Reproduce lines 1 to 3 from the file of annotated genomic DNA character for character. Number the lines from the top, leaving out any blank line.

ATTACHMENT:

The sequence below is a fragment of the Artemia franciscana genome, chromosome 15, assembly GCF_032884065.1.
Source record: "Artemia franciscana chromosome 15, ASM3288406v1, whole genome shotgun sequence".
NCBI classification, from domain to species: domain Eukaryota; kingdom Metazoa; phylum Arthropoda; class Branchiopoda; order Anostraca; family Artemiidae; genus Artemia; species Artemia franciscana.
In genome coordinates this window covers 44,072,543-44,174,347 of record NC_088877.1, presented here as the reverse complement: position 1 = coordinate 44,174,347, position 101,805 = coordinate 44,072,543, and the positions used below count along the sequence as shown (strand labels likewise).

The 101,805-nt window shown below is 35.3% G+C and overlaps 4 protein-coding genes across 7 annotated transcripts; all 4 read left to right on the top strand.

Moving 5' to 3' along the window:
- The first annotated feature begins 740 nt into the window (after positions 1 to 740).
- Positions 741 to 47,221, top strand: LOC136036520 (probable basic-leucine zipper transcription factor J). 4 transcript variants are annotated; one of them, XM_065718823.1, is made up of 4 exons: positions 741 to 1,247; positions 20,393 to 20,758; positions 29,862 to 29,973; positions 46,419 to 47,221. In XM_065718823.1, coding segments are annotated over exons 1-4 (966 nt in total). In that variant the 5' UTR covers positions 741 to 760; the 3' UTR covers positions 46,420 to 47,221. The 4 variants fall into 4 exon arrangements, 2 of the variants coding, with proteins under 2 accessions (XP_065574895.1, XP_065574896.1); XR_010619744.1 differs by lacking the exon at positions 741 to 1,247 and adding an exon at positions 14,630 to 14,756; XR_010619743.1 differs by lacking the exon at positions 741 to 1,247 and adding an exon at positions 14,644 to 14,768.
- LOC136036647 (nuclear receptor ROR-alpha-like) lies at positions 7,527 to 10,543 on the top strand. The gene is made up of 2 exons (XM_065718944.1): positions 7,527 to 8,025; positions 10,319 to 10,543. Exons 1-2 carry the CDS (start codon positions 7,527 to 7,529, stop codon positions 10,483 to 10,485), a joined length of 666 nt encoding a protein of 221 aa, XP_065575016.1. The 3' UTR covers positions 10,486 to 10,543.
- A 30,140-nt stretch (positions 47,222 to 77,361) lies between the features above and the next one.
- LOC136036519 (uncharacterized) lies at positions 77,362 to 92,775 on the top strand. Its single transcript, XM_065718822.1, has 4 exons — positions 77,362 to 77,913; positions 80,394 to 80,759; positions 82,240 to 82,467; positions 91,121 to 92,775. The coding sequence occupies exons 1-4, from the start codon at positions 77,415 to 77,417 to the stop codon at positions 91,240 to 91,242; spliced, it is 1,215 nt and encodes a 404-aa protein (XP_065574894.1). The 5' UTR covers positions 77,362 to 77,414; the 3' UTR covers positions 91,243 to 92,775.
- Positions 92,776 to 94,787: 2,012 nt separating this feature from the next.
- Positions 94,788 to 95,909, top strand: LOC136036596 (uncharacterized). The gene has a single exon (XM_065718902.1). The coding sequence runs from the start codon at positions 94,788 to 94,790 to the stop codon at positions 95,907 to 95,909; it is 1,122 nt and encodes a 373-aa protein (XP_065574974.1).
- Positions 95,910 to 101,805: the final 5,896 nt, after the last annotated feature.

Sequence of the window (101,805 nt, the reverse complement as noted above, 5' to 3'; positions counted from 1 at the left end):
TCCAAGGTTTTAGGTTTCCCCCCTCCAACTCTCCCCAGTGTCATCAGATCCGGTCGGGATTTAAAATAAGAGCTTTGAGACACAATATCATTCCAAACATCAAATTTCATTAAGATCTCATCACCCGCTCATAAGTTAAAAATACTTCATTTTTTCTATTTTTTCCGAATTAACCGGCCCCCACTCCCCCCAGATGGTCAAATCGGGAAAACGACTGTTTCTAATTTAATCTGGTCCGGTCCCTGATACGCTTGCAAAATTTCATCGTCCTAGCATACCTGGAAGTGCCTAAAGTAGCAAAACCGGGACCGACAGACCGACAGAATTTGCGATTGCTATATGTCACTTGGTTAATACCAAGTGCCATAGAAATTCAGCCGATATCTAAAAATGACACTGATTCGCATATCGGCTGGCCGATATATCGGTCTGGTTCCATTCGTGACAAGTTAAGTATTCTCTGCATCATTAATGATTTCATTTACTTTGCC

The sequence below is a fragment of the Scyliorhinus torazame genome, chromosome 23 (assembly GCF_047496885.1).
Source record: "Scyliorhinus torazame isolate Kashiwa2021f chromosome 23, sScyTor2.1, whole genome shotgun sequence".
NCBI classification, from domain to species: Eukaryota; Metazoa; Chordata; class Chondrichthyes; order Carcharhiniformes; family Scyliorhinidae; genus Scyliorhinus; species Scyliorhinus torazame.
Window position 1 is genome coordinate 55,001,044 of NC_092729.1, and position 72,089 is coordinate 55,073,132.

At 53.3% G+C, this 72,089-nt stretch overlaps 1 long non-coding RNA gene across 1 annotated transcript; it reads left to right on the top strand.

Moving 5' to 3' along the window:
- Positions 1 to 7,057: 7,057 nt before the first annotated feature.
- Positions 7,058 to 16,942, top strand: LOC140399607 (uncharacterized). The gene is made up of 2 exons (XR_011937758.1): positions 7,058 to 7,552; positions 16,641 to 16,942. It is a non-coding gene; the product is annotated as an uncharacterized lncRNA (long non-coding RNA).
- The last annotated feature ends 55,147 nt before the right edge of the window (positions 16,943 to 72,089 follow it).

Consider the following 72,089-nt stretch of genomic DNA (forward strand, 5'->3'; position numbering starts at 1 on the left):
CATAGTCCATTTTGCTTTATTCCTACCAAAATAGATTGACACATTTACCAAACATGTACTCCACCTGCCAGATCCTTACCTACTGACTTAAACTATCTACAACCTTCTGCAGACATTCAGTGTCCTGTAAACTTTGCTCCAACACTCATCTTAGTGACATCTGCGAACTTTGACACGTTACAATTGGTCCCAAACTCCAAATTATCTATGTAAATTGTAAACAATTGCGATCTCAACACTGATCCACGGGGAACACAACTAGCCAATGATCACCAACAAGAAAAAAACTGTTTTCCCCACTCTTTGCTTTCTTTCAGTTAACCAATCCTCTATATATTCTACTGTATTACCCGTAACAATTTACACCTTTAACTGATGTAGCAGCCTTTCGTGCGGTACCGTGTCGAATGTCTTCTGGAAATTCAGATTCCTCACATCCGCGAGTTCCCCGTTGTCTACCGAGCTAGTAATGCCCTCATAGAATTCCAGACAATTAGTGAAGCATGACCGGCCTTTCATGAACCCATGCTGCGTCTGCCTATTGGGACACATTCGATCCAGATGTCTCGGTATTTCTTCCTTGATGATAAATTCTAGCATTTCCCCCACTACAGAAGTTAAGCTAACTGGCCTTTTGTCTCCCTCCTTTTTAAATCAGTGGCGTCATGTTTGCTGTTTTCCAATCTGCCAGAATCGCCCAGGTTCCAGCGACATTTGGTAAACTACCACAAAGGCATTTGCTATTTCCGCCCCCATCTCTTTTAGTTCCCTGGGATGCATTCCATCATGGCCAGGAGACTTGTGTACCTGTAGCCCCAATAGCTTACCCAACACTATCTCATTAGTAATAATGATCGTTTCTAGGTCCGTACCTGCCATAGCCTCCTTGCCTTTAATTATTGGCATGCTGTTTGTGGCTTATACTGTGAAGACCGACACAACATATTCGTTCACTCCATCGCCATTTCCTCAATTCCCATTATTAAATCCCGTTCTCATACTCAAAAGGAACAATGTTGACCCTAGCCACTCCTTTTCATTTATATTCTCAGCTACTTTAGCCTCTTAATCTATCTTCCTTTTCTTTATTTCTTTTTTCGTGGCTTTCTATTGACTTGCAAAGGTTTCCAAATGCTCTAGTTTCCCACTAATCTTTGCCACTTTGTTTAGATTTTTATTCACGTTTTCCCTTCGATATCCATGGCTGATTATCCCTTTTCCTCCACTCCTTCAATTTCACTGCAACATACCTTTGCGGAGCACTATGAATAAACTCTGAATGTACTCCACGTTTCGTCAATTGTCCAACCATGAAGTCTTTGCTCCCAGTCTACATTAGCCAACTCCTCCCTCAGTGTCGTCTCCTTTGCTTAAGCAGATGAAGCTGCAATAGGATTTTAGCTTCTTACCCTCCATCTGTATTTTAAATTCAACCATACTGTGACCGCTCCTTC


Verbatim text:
The sequence below is a fragment of the Artemia franciscana genome, chromosome 15, assembly GCF_032884065.1.
Source record: "Artemia franciscana chromosome 15, ASM3288406v1, whole genome shotgun sequence".
NCBI classification, from domain to species: domain Eukaryota; kingdom Metazoa; phylum Arthropoda; class Branchiopoda; order Anostraca; family Artemiidae; genus Artemia; species Artemia franciscana.